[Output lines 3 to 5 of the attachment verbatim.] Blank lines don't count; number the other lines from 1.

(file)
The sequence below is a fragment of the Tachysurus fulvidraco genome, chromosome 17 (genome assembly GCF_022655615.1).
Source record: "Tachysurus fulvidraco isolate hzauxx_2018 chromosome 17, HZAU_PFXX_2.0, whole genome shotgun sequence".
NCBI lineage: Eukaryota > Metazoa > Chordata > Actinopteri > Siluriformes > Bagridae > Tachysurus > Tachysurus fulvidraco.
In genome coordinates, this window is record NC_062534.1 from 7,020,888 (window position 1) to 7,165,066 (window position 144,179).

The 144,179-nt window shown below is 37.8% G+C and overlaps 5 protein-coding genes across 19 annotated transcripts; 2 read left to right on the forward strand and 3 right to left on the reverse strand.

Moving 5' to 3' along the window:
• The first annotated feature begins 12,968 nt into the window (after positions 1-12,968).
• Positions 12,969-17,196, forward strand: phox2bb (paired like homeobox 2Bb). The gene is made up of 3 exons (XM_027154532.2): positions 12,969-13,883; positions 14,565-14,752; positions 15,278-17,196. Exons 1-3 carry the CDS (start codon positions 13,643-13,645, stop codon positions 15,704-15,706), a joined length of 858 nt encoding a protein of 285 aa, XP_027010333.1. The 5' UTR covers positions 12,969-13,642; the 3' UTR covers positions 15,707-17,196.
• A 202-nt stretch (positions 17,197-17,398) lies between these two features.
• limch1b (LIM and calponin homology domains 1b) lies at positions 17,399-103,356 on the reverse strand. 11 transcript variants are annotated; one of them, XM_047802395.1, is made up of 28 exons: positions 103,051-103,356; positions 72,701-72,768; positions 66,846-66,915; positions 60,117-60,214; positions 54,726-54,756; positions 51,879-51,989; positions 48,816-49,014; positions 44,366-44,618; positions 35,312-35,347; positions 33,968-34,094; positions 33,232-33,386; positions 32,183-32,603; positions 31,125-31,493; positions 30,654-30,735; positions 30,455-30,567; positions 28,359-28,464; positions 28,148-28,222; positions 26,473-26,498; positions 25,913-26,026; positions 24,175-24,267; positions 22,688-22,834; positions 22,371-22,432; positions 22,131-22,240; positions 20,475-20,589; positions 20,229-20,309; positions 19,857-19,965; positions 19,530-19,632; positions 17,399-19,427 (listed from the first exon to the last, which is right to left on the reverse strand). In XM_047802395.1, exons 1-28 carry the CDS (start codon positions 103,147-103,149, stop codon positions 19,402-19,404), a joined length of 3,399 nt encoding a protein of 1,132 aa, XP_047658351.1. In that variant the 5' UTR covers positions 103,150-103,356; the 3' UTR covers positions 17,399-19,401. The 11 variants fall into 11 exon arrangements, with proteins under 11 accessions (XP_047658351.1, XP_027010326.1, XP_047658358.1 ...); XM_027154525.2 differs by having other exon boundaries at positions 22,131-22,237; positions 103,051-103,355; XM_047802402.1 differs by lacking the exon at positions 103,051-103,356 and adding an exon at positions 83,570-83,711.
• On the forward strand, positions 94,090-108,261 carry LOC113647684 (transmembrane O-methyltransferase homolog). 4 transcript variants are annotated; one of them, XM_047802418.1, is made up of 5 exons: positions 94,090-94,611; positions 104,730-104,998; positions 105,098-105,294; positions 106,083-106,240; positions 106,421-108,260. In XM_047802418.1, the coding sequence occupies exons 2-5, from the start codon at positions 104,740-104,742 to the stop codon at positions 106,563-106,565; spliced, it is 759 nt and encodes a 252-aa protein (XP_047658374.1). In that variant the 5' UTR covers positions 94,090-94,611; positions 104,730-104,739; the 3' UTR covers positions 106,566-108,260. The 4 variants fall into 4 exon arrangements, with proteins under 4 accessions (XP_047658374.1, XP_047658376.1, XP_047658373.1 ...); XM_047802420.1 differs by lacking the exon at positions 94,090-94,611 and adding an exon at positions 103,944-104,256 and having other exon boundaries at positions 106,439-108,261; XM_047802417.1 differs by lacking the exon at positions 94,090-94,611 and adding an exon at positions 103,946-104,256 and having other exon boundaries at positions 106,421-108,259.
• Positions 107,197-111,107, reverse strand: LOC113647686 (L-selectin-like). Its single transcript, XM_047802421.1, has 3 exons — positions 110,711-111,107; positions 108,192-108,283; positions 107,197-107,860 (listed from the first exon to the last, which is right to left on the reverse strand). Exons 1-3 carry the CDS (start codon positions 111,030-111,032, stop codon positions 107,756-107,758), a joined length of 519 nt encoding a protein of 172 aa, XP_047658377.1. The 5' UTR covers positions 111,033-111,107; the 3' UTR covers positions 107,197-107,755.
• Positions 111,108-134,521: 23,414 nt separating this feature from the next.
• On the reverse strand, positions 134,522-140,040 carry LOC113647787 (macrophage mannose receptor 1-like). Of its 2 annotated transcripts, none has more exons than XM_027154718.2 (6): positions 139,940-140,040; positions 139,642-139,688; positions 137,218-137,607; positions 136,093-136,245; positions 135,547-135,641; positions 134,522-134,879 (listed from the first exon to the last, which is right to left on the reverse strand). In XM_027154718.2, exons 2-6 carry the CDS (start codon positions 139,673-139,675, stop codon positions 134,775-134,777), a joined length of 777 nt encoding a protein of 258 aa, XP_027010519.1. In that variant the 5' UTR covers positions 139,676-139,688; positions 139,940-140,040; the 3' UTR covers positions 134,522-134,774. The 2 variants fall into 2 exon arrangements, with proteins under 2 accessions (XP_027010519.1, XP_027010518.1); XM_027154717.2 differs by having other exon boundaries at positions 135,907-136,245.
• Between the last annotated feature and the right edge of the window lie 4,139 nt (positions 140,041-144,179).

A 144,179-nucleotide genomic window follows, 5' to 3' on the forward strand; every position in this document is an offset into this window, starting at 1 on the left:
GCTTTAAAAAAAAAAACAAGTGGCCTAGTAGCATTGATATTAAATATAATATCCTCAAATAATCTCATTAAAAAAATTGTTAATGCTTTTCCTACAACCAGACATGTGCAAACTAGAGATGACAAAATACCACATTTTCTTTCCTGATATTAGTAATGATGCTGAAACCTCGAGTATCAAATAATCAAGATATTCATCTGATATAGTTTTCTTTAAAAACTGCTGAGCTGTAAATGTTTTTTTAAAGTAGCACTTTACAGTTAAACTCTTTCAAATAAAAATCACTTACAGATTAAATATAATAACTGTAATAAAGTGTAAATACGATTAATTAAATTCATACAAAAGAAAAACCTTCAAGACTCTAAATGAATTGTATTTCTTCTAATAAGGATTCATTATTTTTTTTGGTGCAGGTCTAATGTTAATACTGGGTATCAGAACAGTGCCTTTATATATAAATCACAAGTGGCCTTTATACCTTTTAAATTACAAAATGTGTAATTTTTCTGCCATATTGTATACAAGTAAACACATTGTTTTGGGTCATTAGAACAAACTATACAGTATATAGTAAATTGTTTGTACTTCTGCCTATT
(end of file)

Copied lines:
NCBI lineage: Eukaryota > Metazoa > Chordata > Actinopteri > Siluriformes > Bagridae > Tachysurus > Tachysurus fulvidraco.
In genome coordinates, this window is record NC_062534.1 from 7,020,888 (window position 1) to 7,165,066 (window position 144,179).

The 144,179-nt window shown below is 37.8% G+C and overlaps 5 protein-coding genes across 19 annotated transcripts; 2 read left to right on the forward strand and 3 right to left on the reverse strand.